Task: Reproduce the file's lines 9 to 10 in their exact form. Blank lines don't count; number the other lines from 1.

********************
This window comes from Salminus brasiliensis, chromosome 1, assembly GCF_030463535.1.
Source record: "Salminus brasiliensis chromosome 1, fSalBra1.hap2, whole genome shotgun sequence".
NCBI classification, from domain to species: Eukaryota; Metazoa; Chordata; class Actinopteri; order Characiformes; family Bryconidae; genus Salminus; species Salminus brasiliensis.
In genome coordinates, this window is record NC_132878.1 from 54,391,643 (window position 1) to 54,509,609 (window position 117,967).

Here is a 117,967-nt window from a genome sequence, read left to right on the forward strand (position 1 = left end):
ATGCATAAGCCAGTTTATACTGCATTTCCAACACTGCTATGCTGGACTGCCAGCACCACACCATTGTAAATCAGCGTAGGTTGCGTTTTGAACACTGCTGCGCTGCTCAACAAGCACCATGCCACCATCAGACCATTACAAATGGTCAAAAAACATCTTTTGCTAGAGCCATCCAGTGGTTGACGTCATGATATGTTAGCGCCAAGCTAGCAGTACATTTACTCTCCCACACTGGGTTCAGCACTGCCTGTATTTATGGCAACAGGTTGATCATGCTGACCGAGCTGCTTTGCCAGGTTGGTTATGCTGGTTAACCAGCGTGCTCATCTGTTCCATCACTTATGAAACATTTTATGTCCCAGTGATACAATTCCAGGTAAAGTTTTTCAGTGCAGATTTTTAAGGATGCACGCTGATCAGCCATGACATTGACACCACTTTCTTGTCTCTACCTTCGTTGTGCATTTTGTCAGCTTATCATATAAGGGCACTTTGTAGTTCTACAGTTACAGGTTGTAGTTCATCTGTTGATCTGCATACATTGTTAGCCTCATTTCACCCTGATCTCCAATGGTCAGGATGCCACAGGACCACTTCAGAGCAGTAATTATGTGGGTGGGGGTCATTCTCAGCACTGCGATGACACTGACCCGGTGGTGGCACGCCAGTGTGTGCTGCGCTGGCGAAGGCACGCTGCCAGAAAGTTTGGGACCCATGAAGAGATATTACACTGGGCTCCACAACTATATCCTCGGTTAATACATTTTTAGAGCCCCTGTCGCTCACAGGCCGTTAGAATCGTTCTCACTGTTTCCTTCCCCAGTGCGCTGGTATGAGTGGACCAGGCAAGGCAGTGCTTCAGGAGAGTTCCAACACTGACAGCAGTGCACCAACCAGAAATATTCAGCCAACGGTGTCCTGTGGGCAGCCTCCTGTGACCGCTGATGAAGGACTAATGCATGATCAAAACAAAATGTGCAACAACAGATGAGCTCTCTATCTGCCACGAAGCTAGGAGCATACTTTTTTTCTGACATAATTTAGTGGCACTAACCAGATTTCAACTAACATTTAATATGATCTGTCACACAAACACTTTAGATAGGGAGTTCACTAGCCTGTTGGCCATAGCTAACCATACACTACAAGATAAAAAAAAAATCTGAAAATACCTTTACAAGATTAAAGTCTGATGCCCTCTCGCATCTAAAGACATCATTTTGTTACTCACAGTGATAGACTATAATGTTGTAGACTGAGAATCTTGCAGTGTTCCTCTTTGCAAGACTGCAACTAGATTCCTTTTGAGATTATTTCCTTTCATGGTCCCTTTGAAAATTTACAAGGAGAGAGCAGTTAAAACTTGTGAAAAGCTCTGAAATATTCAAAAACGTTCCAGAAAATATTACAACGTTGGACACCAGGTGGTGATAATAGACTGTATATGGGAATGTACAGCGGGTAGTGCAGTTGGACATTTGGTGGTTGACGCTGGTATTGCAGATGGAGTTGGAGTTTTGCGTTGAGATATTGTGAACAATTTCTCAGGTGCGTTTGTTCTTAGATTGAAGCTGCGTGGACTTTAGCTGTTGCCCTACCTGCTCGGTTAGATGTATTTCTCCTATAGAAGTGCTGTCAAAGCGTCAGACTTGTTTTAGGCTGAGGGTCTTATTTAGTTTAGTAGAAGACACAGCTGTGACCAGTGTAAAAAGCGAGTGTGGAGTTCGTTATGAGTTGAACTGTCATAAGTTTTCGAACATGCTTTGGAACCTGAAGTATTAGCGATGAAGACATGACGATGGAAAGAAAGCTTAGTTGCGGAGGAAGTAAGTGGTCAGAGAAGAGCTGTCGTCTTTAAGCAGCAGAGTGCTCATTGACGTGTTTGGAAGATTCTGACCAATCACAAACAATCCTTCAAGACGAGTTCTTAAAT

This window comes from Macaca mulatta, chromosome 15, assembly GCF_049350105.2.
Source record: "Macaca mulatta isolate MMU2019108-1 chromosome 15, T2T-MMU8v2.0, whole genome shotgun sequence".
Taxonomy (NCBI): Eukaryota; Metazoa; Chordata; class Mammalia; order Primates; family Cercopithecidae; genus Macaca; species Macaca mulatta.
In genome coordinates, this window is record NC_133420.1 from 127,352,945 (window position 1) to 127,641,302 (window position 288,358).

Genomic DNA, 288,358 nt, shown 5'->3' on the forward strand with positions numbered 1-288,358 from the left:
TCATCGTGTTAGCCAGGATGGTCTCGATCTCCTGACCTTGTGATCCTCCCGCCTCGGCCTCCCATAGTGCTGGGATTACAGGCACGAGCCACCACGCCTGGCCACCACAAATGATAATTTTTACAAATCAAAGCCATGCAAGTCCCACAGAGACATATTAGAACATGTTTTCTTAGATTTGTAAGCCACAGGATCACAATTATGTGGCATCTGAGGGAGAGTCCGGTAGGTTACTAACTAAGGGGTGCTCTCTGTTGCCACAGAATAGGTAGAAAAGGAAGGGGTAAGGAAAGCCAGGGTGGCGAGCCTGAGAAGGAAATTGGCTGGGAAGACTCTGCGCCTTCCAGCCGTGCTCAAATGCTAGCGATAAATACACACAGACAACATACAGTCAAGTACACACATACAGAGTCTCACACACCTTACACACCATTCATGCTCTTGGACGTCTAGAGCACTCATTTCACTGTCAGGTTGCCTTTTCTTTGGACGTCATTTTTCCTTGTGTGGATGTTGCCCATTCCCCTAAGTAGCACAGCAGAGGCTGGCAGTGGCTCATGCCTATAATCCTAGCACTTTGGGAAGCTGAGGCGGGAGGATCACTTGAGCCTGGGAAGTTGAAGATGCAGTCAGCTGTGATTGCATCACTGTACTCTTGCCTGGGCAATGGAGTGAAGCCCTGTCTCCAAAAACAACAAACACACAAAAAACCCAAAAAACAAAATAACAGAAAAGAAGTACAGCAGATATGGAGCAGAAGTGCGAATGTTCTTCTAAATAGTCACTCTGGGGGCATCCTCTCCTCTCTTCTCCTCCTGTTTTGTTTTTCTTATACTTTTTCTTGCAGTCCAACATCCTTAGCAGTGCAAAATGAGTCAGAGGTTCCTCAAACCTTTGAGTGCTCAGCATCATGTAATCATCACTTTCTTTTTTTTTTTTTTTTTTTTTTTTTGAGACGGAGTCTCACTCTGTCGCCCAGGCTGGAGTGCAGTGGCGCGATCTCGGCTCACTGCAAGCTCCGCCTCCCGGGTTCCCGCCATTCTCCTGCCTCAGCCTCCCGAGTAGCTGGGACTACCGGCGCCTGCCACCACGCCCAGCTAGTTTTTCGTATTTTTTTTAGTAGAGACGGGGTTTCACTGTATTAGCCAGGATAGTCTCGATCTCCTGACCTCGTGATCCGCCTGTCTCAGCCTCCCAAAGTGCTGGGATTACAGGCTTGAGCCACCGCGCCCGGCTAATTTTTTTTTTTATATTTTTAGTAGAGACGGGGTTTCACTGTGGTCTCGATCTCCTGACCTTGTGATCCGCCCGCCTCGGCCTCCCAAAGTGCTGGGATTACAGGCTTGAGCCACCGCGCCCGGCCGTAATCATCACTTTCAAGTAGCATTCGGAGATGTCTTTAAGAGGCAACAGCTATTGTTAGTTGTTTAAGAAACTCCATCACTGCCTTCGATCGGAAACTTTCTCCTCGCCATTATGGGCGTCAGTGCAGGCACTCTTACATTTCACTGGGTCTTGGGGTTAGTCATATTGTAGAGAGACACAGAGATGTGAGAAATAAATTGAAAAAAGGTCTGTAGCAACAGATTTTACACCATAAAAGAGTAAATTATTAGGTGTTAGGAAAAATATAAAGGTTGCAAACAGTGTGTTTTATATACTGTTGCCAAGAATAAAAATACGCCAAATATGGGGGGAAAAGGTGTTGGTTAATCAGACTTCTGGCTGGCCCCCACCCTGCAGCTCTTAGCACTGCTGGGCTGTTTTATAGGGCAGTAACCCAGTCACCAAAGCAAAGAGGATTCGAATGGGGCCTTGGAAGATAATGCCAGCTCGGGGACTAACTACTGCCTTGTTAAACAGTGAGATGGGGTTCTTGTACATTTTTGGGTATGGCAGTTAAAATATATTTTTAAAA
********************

Taxonomy (NCBI): Eukaryota; Metazoa; Chordata; class Mammalia; order Primates; family Cercopithecidae; genus Macaca; species Macaca mulatta.
In genome coordinates, this window is record NC_133420.1 from 127,352,945 (window position 1) to 127,641,302 (window position 288,358).